I didn’t work a lot during that period. It was just a bunch of great looking people running around in designer clothes, with no good stories or ones that had already been told many times before. It was a bad time for horror I agree. I like a lot of film makers. I can’t just say one, that is too hard since there are so many genres that I like. Woody Allen, Oliver Stone, and Martin Scorsese to name a few, but there are many, many others. I do love Quentin Tarantino, he’s done some great stuff.
I know it’s a tad clichéd but which ten horror films stoke your personal fires. Not necessarily the best, but the ones you have an intimate connection to?
I guess the top ten would be “Texas Chainsaw Massacre”, “When A Stranger Calls”, “Jaws” (which is horror to me) “The Devil’s Rejects”, “Murder in the Rue Morgue”, “Whatever Happened to Baby Jane”, some of the “Saw” series, “Night of the Living Dead”, “The Birds”, and “Carrie”. There are so many more, but that I would say those are my top ten.
You have made numerous cameos including A Nightmare on Elm Street IV: The Dream Master. What’s Robert Englund like out of his dirty fedora? I will always think of him as loveable Willy from V, is he just as affable in the flesh?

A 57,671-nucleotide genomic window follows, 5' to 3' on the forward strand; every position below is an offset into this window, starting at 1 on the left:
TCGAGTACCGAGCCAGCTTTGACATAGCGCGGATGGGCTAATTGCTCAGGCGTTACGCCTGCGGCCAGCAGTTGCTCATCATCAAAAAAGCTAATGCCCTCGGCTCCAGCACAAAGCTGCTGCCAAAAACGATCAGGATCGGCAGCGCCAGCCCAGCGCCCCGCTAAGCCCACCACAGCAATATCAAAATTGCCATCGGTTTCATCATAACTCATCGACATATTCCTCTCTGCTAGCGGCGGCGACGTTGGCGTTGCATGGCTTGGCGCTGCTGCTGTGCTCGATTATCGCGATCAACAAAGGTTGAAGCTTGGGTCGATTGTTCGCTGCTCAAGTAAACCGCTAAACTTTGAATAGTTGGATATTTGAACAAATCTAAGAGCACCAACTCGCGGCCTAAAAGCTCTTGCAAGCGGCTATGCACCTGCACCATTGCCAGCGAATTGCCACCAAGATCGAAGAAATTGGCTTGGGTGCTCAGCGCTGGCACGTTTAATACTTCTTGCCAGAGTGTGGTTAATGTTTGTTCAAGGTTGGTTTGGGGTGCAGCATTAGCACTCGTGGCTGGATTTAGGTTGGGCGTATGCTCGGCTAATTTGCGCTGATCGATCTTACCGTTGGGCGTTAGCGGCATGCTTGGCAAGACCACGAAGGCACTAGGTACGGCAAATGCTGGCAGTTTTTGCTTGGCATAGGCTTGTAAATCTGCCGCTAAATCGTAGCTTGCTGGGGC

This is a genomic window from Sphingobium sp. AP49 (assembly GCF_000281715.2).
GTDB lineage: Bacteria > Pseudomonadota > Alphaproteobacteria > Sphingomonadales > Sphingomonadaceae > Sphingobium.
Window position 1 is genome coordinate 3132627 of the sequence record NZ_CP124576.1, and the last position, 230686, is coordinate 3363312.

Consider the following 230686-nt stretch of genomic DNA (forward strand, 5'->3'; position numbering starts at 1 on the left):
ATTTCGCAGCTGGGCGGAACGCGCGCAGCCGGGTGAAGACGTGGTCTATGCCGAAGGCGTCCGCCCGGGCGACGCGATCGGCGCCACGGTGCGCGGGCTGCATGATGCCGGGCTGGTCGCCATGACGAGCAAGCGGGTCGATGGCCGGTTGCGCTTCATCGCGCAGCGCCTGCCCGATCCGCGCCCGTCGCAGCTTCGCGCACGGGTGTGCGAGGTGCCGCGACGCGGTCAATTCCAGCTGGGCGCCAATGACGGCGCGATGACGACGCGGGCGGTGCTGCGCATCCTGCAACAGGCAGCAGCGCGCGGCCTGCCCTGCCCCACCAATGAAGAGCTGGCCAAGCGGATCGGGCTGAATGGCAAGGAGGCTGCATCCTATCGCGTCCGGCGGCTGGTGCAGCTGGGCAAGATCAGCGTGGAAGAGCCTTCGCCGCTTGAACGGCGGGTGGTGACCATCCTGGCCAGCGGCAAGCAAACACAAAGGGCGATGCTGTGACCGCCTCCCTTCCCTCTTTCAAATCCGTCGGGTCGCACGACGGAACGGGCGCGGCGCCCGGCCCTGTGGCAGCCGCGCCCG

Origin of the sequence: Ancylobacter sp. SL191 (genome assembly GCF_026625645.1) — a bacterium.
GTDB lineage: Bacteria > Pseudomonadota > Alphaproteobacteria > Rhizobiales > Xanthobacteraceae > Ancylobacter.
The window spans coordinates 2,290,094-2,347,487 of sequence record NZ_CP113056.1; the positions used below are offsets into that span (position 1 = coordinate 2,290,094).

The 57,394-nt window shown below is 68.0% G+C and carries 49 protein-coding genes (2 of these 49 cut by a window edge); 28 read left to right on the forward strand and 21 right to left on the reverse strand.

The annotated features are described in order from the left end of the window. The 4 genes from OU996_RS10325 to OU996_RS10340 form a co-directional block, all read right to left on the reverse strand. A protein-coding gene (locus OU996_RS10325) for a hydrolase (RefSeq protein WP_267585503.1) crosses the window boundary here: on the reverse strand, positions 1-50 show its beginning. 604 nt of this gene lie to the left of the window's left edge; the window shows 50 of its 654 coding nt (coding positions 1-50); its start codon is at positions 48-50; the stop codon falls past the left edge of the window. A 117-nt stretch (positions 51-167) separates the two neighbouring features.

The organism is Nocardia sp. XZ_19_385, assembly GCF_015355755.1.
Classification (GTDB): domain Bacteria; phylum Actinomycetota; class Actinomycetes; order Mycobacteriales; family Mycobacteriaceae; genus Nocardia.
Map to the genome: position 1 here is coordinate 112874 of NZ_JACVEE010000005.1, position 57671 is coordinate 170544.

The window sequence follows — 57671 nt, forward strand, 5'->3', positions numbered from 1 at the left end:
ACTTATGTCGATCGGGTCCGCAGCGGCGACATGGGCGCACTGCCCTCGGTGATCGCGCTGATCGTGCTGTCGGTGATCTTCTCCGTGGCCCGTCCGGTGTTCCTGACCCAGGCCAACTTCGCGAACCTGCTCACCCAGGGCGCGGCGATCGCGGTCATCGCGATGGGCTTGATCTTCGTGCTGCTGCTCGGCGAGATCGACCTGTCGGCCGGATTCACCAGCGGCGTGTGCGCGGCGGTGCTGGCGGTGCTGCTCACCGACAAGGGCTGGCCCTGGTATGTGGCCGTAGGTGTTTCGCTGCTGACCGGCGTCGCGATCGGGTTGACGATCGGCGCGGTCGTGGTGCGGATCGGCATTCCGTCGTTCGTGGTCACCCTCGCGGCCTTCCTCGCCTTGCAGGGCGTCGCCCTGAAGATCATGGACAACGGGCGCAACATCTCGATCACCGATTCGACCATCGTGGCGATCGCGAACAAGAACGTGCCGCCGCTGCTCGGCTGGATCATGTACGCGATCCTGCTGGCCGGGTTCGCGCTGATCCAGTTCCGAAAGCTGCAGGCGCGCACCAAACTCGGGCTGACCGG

Robert England is a bright fun guy out of the mask. I know he could do Shakespeare in a minute, and he is very funny. In Italy he was chased down the street by people who knew him from “V” and at Cons he’s known as Freddy so he’s always running.
What three things do you think are most vital to making a decent Horror flick worth its salt and what are your reasons for your choices?
You have to have a good director that has the vision, you have to have a director of photography that can capture everything beautifully and follow the director’s lead, and a talented cast to make it all believable.
I will be lambasted by the Grueheads if I don’t ask this next poser. You are clearly very proud of your body and have not been averse to shedding the linen to exhibit that magnificent frame from time to time. How do you stay looking so good, and are you ever tempted to bust out the Chainsaw and leg-warmers once in a while?